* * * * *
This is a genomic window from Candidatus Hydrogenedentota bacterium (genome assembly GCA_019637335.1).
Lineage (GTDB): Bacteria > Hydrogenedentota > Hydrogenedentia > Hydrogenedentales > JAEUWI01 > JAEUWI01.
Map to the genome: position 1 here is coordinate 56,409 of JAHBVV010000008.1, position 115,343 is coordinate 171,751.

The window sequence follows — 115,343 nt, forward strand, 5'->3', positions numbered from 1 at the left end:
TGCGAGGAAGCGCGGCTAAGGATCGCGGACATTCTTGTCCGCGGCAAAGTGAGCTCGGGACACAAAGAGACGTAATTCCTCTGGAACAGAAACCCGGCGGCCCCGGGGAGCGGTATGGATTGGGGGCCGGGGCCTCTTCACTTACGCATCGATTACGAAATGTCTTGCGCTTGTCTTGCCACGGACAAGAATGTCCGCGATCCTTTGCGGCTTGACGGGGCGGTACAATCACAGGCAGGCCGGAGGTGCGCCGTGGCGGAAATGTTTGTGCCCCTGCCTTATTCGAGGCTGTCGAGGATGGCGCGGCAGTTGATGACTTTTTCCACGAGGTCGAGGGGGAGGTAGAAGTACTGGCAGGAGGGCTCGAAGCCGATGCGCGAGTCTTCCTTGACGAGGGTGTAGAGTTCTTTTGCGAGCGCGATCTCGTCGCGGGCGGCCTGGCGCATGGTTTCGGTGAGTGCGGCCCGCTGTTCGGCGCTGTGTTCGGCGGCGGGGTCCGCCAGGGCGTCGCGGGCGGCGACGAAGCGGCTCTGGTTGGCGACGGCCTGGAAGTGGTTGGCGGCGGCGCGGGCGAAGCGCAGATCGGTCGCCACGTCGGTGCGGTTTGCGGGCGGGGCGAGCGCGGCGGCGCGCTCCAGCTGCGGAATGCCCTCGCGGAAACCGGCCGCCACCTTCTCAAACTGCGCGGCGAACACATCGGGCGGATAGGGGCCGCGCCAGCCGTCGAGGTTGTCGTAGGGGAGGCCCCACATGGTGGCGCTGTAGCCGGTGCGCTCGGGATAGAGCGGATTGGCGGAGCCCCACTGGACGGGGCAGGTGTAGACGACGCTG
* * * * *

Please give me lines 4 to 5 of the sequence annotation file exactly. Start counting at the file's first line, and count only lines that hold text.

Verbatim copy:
The window sequence follows — 115,343 nt, forward strand, 5'->3', positions numbered from 1 at the left end:
TGCGAGGAAGCGCGGCTAAGGATCGCGGACATTCTTGTCCGCGGCAAAGTGAGCTCGGGACACAAAGAGACGTAATTCCTCTGGAACAGAAACCCGGCGGCCCCGGGGAGCGGTATGGATTGGGGGCCGGGGCCTCTTCACTTACGCATCGATTACGAAATGTCTTGCGCTTGTCTTGCCACGGACAAGAATGTCCGCGATCCTTTGCGGCTTGACGGGGCGGTACAATCACAGGCAGGCCGGAGGTGCGCCGTGGCGGAAATGTTTGTGCCCCTGCCTTATTCGAGGCTGTCGAGGATGGCGCGGCAGTTGATGACTTTTTCCACGAGGTCGAGGGGGAGGTAGAAGTACTGGCAGGAGGGCTCGAAGCCGATGCGCGAGTCTTCCTTGACGAGGGTGTAGAGTTCTTTTGCGAGCGCGATCTCGTCGCGGGCGGCCTGGCGCATGGTTTCGGTGAGTGCGGCCCGCTGTTCGGCGCTGTGTTCGGCGGCGGGGTCCGCCAGGGCGTCGCGGGCGGCGACGAAGCGGCTCTGGTTGGCGACGGCCTGGAAGTGGTTGGCGGCGGCGCGGGCGAAGCGCAGATCGGTCGCCACGTCGGTGCGGTTTGCGGGCGGGGCGAGCGCGGCGGCGCGCTCCAGCTGCGGAATGCCCTCGCGGAAACCGGCCGCCACCTTCTCAAACTGCGCGGCGAACACATCGGGCGGATAGGGGCCGCGCCAGCCGTCGAGGTTGTCGTAGGGGAGGCCCCACATGGTGGCGCTGTAGCCGGTGCGCTCGGGATAGAGCGGATTGGCGGAGCCCCACTGGACGGGGCAGGTGTAGACGACGCTG